10 things to know about the Brussels attacks

10 things to know about the Brussels attacks
10 things to know about the Brussels attacks
Posted at 9:23 AM, Mar 23, 2016

When three blasts hit an airport and a subway train station in Brussels, Belgium on Tuesday, March 22, the entire world was reminded that terrorism remains a very real threat.

The Islamic State claimed responsibility for the blasts that killed more than 30 people and hurt nearly 200. Images from the scenes show civilians with clothing torn from their bodies and blood and tears dripping down their faces. 

Security alerts are in place as fears are heightened, including in the United States. 

Here are 10 things to know about the terror attacks:

• Homeland Security has said there is no credible intelligence to suggest similar plots against the U.S.

• The European Union, which includes 28 states, primarily in Europe, has pledged to fight terrorism and to unite against the hatred.

• U.S. President Barack Obama was in Cuba when the terrorists struck in Brussels, and he remained there Tuesday.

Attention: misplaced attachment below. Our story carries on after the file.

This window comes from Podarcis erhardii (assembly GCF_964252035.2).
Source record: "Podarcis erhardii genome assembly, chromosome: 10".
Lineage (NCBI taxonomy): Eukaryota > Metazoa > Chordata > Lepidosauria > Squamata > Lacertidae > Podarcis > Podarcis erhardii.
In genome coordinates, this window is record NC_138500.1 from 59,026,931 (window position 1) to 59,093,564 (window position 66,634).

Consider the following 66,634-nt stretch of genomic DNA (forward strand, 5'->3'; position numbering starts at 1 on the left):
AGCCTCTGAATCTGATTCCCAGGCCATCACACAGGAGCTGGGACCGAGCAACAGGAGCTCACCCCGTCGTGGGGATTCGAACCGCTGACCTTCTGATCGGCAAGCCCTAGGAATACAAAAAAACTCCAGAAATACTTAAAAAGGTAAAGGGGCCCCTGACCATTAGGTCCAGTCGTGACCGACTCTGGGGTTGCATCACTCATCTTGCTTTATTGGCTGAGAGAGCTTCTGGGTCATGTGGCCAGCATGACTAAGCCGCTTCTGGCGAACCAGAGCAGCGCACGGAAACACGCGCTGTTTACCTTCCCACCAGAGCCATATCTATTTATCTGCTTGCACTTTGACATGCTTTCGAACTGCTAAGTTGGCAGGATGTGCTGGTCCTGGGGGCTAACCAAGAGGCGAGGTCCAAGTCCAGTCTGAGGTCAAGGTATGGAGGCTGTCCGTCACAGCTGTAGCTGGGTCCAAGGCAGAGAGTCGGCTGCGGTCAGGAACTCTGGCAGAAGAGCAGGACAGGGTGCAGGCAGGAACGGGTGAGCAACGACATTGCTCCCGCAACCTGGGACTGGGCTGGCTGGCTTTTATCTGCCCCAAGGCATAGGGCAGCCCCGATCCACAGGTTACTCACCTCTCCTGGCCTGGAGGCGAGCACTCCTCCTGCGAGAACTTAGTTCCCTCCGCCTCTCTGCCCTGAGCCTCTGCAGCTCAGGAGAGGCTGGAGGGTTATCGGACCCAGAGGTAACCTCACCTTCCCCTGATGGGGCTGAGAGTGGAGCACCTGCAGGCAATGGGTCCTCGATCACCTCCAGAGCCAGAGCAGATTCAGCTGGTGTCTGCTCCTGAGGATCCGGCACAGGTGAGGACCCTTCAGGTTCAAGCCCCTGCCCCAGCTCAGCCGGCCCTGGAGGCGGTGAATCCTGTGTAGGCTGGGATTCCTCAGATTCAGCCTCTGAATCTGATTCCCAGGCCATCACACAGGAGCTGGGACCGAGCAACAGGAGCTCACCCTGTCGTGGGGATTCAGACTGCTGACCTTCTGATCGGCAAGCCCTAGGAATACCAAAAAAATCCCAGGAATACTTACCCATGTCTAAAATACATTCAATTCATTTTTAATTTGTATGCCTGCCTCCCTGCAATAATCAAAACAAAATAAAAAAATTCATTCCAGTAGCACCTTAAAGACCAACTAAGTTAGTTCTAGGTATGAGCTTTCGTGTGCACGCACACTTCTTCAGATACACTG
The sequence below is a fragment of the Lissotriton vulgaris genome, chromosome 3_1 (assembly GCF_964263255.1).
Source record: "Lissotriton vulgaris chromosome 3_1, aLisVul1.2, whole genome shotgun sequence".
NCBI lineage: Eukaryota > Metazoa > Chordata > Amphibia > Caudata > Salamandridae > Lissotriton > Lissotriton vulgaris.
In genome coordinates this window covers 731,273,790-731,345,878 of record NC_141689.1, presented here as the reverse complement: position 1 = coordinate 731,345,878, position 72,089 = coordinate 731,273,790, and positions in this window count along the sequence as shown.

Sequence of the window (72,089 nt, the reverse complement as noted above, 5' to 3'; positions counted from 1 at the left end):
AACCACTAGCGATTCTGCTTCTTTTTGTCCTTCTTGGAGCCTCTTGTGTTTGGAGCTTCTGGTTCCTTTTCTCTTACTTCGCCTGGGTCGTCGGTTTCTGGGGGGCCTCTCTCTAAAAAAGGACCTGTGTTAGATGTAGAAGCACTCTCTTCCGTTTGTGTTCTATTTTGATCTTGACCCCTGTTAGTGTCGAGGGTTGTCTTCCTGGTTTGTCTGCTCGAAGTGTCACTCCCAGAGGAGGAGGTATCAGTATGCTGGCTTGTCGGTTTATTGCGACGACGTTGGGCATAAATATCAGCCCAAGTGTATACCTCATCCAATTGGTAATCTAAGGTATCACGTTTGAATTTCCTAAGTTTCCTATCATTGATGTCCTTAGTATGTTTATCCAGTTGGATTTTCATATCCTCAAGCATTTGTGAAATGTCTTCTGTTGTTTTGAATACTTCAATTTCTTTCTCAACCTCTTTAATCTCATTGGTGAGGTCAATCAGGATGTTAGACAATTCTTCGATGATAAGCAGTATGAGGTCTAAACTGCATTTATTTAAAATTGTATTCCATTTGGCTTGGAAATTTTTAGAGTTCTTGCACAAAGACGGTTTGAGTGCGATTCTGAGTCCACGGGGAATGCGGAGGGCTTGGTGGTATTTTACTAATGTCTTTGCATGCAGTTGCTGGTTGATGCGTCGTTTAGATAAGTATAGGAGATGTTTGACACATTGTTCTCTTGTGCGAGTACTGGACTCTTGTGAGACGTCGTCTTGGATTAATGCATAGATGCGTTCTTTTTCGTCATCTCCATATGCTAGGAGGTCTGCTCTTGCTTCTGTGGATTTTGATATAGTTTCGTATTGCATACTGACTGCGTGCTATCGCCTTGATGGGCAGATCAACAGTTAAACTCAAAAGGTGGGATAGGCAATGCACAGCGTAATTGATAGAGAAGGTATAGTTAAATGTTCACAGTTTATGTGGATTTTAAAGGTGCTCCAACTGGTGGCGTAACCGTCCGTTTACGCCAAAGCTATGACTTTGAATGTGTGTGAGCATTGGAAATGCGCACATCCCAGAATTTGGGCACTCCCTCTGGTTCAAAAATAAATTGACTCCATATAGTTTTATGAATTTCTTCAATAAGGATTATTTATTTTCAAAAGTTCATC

•  Officials released a photo of three men suspected of causing the bomb blasts in the Brussels airport. Two of the men, brothers, are believed to be dead, while a third unidentified man, wearing a white coat and dark hat, is wanted and being sought by authorities. Some have called him the handler of the suicide bombers.

• A taxi driver told authorities after seeing the photo he believes he was the driver who dropped them off at the airport. He picked them up at an apartment in a neighborhood in northeast Brussels.

• The Brussels airport will remain closed today, Wednesday, March 23, but metro transportation was expected to be resume.

• A news agency called Amaq, affiliated with IS, released a bulletin in which IS claimed responsibility for the Brussels attacks. 

• France has been in a a heightened state of security since enduring its own terror attacks in the past several months. On Tuesday, French President Francois Hollande ordered 1,600 extra police officers to patrol the nation's borders. Coverage includes train stations, airports and ports.

• Belgium is considered vulnerable due to its high number of citizens who have traveled to Syria and Iraq.

• A third bomb was left at the airport but did not detonate, Belgian Interior Minister Jan Jambon said.